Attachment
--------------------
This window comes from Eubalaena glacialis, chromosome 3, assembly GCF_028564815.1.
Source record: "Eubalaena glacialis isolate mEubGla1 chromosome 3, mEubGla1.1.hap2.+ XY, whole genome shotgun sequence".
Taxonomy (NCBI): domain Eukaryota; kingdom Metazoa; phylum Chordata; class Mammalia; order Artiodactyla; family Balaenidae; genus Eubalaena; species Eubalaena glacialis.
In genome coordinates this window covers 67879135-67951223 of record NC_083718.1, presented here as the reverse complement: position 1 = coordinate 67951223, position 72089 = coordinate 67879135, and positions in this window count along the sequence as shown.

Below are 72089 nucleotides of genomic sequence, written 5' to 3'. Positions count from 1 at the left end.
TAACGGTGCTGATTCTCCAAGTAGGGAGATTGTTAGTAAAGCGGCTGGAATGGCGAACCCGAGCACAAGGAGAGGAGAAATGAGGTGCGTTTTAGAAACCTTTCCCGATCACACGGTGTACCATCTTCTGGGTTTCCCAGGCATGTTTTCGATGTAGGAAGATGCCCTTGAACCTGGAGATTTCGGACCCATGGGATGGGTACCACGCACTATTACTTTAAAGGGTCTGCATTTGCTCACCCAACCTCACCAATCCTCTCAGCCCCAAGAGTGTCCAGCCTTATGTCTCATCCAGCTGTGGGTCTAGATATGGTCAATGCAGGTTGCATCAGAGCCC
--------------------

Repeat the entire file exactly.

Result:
This window comes from Eubalaena glacialis, chromosome 3, assembly GCF_028564815.1.
Source record: "Eubalaena glacialis isolate mEubGla1 chromosome 3, mEubGla1.1.hap2.+ XY, whole genome shotgun sequence".
Taxonomy (NCBI): domain Eukaryota; kingdom Metazoa; phylum Chordata; class Mammalia; order Artiodactyla; family Balaenidae; genus Eubalaena; species Eubalaena glacialis.
In genome coordinates this window covers 67879135-67951223 of record NC_083718.1, presented here as the reverse complement: position 1 = coordinate 67951223, position 72089 = coordinate 67879135, and positions in this window count along the sequence as shown.

Below are 72089 nucleotides of genomic sequence, written 5' to 3'. Positions count from 1 at the left end.
TAACGGTGCTGATTCTCCAAGTAGGGAGATTGTTAGTAAAGCGGCTGGAATGGCGAACCCGAGCACAAGGAGAGGAGAAATGAGGTGCGTTTTAGAAACCTTTCCCGATCACACGGTGTACCATCTTCTGGGTTTCCCAGGCATGTTTTCGATGTAGGAAGATGCCCTTGAACCTGGAGATTTCGGACCCATGGGATGGGTACCACGCACTATTACTTTAAAGGGTCTGCATTTGCTCACCCAACCTCACCAATCCTCTCAGCCCCAAGAGTGTCCAGCCTTATGTCTCATCCAGCTGTGGGTCTAGATATGGTCAATGCAGGTTGCATCAGAGCCC